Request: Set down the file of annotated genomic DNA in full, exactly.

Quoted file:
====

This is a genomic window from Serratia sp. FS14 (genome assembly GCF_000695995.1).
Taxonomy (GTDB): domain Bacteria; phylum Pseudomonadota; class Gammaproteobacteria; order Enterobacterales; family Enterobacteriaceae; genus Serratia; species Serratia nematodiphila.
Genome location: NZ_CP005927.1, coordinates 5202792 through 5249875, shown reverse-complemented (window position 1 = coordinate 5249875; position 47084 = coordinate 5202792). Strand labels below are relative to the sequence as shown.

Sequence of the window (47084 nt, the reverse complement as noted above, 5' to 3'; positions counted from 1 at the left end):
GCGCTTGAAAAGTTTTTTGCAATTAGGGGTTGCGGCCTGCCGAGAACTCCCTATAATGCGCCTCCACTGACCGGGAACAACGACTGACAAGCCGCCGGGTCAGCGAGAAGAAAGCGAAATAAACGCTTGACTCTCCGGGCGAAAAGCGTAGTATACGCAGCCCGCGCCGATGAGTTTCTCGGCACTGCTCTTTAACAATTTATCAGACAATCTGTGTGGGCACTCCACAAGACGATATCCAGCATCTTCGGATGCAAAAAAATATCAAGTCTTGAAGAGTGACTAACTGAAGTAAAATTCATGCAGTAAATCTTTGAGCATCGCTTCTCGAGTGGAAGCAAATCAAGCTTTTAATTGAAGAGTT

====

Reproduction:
This is a genomic window from Serratia sp. FS14 (genome assembly GCF_000695995.1).
Taxonomy (GTDB): domain Bacteria; phylum Pseudomonadota; class Gammaproteobacteria; order Enterobacterales; family Enterobacteriaceae; genus Serratia; species Serratia nematodiphila.
Genome location: NZ_CP005927.1, coordinates 5202792 through 5249875, shown reverse-complemented (window position 1 = coordinate 5249875; position 47084 = coordinate 5202792). Strand labels below are relative to the sequence as shown.

Sequence of the window (47084 nt, the reverse complement as noted above, 5' to 3'; positions counted from 1 at the left end):
GCGCTTGAAAAGTTTTTTGCAATTAGGGGTTGCGGCCTGCCGAGAACTCCCTATAATGCGCCTCCACTGACCGGGAACAACGACTGACAAGCCGCCGGGTCAGCGAGAAGAAAGCGAAATAAACGCTTGACTCTCCGGGCGAAAAGCGTAGTATACGCAGCCCGCGCCGATGAGTTTCTCGGCACTGCTCTTTAACAATTTATCAGACAATCTGTGTGGGCACTCCACAAGACGATATCCAGCATCTTCGGATGCAAAAAAATATCAAGTCTTGAAGAGTGACTAACTGAAGTAAAATTCATGCAGTAAATCTTTGAGCATCGCTTCTCGAGTGGAAGCAAATCAAGCTTTTAATTGAAGAGTT